Being born on New Year's Day can bring you fame and a little bit of luck—that is, if you’re first and at the right hospital.

It’s not clear precisely when newspapers and television broadcasts began announcing the arrival of the year’s first babies. But the image of a baby representing a fresh start dates back to ancient Greece. Each year, Greeks celebrated the rebirth of Dionysus, the god of fertility and wine. Part of the festivities included placing a baby in a basket and parading the infant through town.

While there are fewer (if any) baby parades now, there’s still a ton of emphasis on the tiny face of a new year. Between 1906 and 1943, The Saturday Evening Post featured its own rendition of the New Year baby on every first-of-the-year issue. And classic films like Rudolph’s Shiny New Year (1976) reinforced the tiny icon’s popularity while showing just how hard New Year babies have it (hint: they get a lot of attention).

So, it’s no wonder that being the first baby born in a given year is a pretty big deal. And maybe that’s why some New Year’s babies have scored prizes, scholarships, and free meals for their parents. While it’s not a universal rule that the first baby born on January 1 gets gifts, it’s been a common marketing tool for businesses to donate prizes to the newly birthed for decades.

Take Bonnie Lee Little from Cambridge, Massachusetts, who won a bundle of gifts for being born right after midnight on January 1, 1960. But not all those gifts were for her. Along with gift certificates to local stores, a crib mattress, and a comb and brush set, Little’s parents also received “two deluxe dinners” at a nearby Italian restaurant, 14 dozen doughnuts, and $10. In 2007, Toys "R" Us held a "First Baby of the Year Sweepstakes" in the U.S. with a $25,000 savings bond prize. Diapers.com gave away a year’s worth of free diapers to the first baby of 2015 born in New York City, along with a free cab ride home. Car seats, strollers, and gift cards are also common gifts. In some regions, hospitals will release New Year babies with gift baskets or certificates for things they’ll need during their 12-month reign as New Year's royalty.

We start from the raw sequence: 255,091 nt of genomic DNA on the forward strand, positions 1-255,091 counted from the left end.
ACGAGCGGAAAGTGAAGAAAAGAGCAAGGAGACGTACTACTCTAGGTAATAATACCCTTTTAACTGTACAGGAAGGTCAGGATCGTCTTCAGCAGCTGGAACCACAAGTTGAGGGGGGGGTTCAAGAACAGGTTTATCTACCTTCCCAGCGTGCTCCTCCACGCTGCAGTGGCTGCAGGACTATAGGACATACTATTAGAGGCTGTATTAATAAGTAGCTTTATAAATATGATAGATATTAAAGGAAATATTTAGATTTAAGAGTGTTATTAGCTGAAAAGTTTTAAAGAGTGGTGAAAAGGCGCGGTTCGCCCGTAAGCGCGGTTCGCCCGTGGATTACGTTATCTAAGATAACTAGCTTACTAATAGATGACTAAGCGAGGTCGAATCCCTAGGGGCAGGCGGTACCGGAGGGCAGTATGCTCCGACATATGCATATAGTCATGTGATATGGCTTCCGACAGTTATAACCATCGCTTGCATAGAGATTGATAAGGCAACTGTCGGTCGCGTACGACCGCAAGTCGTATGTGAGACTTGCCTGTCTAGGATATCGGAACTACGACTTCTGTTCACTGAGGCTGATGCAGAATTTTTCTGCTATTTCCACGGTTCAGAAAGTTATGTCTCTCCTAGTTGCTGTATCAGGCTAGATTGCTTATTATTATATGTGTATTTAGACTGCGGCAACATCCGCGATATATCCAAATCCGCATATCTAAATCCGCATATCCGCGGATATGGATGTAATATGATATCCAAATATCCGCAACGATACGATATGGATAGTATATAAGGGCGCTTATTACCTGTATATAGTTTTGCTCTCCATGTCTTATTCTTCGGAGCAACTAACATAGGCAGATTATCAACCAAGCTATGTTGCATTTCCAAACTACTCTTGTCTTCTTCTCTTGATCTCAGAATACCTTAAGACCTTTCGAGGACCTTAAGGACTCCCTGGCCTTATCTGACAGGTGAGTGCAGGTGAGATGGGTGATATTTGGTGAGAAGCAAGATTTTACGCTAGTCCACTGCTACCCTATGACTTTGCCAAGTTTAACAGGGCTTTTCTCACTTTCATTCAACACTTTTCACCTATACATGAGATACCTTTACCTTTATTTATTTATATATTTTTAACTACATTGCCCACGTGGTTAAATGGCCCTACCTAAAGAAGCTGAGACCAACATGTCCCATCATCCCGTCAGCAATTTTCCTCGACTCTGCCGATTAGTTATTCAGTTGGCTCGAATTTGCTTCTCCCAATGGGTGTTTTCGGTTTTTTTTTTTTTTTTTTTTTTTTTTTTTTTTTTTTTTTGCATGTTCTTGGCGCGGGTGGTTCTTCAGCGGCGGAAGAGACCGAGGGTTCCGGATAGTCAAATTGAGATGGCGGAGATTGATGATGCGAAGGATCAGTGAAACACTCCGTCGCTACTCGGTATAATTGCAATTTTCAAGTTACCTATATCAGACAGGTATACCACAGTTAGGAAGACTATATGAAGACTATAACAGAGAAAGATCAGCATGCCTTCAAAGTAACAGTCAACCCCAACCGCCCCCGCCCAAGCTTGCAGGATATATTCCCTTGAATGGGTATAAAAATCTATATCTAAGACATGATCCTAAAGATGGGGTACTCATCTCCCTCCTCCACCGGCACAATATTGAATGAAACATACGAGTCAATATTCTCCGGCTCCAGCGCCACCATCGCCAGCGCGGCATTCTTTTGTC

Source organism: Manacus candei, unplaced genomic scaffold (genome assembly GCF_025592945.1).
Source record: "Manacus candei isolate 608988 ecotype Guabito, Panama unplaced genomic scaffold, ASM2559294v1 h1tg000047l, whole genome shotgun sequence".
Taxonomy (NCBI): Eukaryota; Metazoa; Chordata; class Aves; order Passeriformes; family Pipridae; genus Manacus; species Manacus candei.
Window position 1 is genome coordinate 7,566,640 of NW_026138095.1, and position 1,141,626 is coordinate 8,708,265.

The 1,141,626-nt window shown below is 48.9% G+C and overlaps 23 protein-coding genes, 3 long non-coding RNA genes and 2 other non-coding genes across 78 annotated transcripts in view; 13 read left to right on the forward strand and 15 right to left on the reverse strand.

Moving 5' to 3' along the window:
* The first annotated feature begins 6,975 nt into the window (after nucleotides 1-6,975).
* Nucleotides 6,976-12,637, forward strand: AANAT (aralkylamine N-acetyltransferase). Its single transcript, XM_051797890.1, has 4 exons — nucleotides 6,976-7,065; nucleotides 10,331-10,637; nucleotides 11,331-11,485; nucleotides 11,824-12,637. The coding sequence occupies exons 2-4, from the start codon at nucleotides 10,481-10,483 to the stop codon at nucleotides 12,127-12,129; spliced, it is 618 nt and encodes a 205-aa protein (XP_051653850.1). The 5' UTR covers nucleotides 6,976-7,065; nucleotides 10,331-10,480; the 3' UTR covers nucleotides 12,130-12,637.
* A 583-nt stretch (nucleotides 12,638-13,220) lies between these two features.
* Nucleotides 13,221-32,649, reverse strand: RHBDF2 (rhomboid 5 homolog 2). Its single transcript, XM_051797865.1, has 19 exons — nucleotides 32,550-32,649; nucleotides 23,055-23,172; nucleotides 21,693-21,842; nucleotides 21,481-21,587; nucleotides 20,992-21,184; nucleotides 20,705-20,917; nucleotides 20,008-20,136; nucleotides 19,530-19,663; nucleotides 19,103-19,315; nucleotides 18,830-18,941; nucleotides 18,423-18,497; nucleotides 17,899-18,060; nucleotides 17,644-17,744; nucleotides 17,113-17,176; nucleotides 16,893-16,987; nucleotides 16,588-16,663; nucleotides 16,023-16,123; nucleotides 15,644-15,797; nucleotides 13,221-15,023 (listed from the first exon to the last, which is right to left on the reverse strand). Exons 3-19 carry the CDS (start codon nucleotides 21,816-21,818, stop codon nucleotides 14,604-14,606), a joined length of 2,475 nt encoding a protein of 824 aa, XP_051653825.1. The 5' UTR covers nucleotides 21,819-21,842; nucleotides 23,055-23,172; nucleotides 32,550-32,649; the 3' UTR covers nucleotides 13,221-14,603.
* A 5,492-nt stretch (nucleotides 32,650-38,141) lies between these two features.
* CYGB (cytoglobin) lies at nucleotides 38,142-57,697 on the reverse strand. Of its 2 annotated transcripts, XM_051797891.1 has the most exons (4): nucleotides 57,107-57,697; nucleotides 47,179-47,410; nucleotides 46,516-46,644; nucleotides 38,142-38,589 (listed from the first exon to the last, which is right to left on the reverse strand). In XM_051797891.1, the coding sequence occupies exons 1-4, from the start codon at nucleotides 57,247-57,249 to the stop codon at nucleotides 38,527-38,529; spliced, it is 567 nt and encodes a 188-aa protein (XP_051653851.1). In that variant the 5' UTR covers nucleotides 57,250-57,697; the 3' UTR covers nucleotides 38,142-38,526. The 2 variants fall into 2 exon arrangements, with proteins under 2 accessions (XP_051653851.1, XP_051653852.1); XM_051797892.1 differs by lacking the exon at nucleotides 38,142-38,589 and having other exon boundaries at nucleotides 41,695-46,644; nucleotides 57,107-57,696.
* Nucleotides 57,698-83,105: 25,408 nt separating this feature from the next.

But those gifts are tame compared to the pandemonium of potentially having a globally famous millennium baby. In 1999, a British TV show Birthrace 2000 featured families looking to bring home the first baby of the new century. Some baby stores even sold $50 “Millennium Conception Kits” to help couples aim for the perfect date (March 25 through April 1, 1999, was considered the prime window for conceiving a millennium New Year baby).

So, what about babies that just miss the midnight delivery? There’s still a prize for parents in the form of a tax deduction for the year. While the 2000 New Year's baby competition seemed intense, some doctors say their patients aren’t overly concerned with precisely meeting the midnight deadline because there’s no exact way to know if a baby is truly first. Larger cities with multiple hospitals often have several New Year's babies with no clear winner, and it's nearly impossible to determine a national first baby. But, that doesn’t mean being a New Year's newborn is normal—the odds of having a baby within the first minute of the ball drop is close to that of being struck by lightning.

As for babies born first in coming years, they could be a little less famous. Many hospitals are nixing the New Year's publicity as a safety precaution against increasing child abductions. Instead, some families have to contact news stations on their own. But that doesn’t mean the New Year's birth tradition isn’t something to strive for—babies born on the first day of the year supposedly have the best luck throughout their long lives.